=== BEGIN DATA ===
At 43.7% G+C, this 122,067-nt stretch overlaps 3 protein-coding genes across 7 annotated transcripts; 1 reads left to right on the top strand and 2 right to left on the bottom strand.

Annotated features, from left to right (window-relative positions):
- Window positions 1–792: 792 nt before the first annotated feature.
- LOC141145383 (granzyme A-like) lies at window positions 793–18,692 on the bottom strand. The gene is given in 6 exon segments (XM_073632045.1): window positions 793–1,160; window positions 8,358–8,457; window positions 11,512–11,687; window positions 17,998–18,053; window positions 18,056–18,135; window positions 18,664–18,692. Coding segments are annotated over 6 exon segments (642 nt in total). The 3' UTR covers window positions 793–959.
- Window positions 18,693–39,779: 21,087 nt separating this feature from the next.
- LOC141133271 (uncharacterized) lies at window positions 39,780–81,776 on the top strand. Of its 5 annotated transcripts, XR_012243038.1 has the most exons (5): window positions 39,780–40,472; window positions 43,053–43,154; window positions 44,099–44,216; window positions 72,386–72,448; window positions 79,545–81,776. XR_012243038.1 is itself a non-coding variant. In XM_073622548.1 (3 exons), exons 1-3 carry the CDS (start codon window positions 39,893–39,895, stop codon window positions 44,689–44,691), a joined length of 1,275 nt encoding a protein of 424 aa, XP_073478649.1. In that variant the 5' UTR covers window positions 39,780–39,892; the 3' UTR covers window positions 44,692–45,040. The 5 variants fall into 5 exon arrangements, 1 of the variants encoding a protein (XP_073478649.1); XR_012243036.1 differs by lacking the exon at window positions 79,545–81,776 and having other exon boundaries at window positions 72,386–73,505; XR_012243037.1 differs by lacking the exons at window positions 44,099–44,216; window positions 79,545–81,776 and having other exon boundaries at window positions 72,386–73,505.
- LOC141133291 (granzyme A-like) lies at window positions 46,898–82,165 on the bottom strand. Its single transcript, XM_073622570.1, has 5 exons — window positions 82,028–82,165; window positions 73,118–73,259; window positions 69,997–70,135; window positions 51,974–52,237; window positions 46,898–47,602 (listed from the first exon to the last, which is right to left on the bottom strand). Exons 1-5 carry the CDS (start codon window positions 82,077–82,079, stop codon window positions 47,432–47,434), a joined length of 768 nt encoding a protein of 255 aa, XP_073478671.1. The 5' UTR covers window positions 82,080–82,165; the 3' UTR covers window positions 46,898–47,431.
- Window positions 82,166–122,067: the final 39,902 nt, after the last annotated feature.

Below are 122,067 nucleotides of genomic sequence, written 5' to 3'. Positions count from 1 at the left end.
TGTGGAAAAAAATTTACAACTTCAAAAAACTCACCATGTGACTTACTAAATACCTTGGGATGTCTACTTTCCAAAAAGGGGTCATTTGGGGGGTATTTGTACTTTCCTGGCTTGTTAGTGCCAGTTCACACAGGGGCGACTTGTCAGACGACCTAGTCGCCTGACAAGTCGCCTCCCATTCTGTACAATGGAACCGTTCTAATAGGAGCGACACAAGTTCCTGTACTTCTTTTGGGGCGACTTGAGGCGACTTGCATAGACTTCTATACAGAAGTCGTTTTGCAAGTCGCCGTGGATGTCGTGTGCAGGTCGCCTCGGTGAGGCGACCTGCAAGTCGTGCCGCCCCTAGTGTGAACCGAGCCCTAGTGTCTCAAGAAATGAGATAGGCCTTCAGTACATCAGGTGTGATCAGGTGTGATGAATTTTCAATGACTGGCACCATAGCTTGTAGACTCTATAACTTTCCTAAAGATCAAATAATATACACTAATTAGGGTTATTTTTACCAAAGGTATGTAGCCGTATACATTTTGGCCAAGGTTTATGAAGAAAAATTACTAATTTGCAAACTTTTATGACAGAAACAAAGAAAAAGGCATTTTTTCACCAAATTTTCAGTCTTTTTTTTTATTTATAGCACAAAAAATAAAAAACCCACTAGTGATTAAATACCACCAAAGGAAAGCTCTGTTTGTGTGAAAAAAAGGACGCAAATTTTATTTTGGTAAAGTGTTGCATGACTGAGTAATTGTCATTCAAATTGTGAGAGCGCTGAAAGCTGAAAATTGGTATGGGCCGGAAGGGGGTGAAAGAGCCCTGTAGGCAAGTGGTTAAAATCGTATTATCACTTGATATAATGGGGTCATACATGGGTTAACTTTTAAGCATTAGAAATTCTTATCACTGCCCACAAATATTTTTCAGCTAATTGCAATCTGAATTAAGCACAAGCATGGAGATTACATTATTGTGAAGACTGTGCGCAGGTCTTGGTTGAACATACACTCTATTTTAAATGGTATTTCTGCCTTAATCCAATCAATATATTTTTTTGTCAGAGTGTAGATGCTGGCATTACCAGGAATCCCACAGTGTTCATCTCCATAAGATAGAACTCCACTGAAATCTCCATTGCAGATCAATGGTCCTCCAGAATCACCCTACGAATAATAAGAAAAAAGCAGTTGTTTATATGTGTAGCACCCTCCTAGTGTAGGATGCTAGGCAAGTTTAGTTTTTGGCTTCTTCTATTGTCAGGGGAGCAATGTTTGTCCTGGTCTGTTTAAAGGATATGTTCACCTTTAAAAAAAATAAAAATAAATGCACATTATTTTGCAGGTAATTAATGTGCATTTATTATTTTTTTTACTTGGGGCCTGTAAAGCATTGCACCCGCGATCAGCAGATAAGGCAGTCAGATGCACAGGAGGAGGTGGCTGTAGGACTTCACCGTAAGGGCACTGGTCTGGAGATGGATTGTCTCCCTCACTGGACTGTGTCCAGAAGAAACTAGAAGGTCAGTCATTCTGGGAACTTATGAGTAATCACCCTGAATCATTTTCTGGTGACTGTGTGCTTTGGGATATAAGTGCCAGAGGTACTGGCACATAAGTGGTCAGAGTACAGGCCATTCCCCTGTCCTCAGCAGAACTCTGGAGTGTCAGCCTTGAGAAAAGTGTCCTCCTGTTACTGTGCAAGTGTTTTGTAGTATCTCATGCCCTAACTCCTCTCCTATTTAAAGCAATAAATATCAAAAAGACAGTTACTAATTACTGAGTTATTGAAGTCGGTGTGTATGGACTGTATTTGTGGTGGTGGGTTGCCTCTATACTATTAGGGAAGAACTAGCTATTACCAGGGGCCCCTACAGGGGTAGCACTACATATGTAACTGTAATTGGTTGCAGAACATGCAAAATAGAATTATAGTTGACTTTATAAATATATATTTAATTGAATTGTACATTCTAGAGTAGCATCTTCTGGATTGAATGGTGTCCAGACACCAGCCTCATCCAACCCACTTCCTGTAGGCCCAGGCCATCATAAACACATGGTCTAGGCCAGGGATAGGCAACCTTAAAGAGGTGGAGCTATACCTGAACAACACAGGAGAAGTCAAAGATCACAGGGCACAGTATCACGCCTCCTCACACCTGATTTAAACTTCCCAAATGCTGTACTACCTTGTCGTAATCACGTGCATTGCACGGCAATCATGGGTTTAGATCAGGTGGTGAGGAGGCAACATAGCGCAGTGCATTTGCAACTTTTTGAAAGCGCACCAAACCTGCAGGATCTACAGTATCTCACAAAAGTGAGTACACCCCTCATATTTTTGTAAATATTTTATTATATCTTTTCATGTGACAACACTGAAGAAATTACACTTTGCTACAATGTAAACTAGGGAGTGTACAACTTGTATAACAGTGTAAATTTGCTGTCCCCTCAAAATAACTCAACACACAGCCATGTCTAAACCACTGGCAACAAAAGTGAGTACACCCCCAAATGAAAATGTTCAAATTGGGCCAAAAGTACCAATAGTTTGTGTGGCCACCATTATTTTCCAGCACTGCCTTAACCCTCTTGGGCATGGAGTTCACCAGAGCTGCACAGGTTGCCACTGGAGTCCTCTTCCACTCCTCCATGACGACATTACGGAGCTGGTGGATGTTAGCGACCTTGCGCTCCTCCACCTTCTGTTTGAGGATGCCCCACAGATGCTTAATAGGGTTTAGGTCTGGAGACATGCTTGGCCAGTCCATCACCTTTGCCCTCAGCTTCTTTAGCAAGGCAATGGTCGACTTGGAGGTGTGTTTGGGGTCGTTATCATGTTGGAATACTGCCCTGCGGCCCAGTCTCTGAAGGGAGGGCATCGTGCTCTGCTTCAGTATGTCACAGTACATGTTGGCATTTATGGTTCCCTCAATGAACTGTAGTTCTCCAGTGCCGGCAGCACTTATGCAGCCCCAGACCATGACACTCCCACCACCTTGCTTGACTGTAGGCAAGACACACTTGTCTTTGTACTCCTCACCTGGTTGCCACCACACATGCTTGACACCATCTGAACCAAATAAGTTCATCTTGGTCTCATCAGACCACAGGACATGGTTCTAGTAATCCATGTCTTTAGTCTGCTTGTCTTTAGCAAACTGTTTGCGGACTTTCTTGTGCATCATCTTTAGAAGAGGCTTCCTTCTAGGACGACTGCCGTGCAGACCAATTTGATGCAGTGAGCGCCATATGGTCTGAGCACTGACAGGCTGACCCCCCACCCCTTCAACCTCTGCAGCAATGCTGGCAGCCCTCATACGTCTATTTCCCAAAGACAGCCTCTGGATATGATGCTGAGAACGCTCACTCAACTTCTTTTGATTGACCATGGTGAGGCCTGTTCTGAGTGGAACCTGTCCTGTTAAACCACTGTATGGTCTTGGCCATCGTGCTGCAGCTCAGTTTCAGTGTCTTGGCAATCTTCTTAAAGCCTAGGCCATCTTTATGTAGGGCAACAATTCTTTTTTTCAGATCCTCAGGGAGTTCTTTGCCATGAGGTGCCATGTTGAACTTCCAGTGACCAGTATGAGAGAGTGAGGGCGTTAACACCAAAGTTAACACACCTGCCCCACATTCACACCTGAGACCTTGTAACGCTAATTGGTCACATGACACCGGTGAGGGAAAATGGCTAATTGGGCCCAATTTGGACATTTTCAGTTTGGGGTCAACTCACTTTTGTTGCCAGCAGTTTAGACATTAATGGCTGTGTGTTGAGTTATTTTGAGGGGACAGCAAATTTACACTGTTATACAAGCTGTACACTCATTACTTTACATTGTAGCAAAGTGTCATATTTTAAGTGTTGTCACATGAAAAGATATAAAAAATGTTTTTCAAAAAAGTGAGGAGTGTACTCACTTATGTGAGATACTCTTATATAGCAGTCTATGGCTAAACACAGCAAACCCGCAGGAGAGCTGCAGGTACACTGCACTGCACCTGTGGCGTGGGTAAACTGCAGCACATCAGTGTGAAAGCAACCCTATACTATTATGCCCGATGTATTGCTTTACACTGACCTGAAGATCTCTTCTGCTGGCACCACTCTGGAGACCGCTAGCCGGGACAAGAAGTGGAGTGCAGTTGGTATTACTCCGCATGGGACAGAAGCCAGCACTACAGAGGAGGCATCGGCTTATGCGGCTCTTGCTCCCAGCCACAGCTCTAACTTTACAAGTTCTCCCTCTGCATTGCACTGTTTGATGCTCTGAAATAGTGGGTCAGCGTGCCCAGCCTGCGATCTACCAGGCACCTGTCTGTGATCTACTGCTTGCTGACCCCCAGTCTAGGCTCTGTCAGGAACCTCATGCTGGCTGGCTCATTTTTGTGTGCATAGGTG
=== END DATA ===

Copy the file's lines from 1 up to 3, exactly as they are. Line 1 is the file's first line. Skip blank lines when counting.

At 43.7% G+C, this 122,067-nt stretch overlaps 3 protein-coding genes across 7 annotated transcripts; 1 reads left to right on the top strand and 2 right to left on the bottom strand.

Annotated features, from left to right (window-relative positions):
- Window positions 1–792: 792 nt before the first annotated feature.